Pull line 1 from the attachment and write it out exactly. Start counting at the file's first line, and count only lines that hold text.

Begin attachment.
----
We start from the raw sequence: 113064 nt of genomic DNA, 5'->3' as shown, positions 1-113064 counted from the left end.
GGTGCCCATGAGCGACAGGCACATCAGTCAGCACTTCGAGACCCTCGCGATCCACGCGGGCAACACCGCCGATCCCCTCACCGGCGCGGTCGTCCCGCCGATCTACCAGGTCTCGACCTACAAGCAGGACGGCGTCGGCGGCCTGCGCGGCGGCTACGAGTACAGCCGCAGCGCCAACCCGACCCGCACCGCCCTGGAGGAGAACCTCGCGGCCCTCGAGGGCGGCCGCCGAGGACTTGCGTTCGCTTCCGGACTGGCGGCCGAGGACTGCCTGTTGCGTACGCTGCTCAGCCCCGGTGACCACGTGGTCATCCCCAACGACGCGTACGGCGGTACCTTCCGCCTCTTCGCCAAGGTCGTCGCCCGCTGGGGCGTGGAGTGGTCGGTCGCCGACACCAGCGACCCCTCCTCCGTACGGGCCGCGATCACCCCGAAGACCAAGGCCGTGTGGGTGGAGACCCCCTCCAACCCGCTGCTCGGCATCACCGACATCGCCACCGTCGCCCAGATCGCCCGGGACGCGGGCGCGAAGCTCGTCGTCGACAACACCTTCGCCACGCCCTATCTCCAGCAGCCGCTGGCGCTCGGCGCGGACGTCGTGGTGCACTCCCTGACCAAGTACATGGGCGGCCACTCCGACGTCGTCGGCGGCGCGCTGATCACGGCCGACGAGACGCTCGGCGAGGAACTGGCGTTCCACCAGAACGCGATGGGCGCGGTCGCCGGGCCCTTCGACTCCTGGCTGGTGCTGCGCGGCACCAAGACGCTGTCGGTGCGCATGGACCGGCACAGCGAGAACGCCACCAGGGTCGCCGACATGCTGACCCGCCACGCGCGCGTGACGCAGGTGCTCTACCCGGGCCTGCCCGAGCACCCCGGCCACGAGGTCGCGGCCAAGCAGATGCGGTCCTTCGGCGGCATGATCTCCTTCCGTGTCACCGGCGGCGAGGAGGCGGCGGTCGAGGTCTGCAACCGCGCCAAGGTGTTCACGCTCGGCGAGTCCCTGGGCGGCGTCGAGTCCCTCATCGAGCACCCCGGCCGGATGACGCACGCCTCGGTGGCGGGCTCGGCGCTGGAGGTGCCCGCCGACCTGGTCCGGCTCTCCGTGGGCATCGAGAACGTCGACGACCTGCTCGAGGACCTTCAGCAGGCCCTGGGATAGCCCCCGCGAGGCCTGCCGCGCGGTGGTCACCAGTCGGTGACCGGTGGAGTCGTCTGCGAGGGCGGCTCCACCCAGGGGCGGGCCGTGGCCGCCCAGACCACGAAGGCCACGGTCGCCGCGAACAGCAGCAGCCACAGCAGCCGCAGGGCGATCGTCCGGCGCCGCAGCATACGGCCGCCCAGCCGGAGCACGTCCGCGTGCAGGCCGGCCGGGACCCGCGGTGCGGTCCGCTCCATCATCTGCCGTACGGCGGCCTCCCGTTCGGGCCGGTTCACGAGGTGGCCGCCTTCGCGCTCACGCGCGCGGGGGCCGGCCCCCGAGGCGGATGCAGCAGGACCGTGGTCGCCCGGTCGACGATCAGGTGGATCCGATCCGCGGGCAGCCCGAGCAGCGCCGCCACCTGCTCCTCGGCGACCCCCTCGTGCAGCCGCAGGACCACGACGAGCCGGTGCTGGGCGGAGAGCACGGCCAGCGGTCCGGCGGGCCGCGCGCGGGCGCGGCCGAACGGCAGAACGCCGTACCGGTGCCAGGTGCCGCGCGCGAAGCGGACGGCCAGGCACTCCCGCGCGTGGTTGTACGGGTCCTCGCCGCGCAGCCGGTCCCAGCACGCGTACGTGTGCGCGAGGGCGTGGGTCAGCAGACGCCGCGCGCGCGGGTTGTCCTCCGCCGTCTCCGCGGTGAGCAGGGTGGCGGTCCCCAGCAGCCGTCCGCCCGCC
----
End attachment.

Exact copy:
We start from the raw sequence: 113064 nt of genomic DNA, 5'->3' as shown, positions 1-113064 counted from the left end.